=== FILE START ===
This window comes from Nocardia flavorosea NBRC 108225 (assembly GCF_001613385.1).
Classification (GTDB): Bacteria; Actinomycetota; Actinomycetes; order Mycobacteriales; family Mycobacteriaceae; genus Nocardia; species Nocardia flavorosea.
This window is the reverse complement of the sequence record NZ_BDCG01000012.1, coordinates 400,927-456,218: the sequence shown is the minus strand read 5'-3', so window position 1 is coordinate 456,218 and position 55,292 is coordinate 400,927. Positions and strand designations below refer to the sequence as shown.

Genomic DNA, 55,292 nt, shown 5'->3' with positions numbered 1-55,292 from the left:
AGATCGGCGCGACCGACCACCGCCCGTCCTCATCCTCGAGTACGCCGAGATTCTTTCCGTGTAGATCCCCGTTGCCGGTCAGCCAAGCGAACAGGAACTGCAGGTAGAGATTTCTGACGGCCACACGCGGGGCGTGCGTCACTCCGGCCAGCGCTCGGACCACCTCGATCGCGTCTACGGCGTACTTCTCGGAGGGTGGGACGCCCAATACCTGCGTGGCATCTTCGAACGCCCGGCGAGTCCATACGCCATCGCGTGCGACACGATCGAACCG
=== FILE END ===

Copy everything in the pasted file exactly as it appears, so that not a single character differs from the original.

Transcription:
This window comes from Nocardia flavorosea NBRC 108225 (assembly GCF_001613385.1).
Classification (GTDB): Bacteria; Actinomycetota; Actinomycetes; order Mycobacteriales; family Mycobacteriaceae; genus Nocardia; species Nocardia flavorosea.
This window is the reverse complement of the sequence record NZ_BDCG01000012.1, coordinates 400,927-456,218: the sequence shown is the minus strand read 5'-3', so window position 1 is coordinate 456,218 and position 55,292 is coordinate 400,927. Positions and strand designations below refer to the sequence as shown.

Genomic DNA, 55,292 nt, shown 5'->3' with positions numbered 1-55,292 from the left:
AGATCGGCGCGACCGACCACCGCCCGTCCTCATCCTCGAGTACGCCGAGATTCTTTCCGTGTAGATCCCCGTTGCCGGTCAGCCAAGCGAACAGGAACTGCAGGTAGAGATTTCTGACGGCCACACGCGGGGCGTGCGTCACTCCGGCCAGCGCTCGGACCACCTCGATCGCGTCTACGGCGTACTTCTCGGAGGGTGGGACGCCCAATACCTGCGTGGCATCTTCGAACGCCCGGCGAGTCCATACGCCATCGCGTGCGACACGATCGAACCG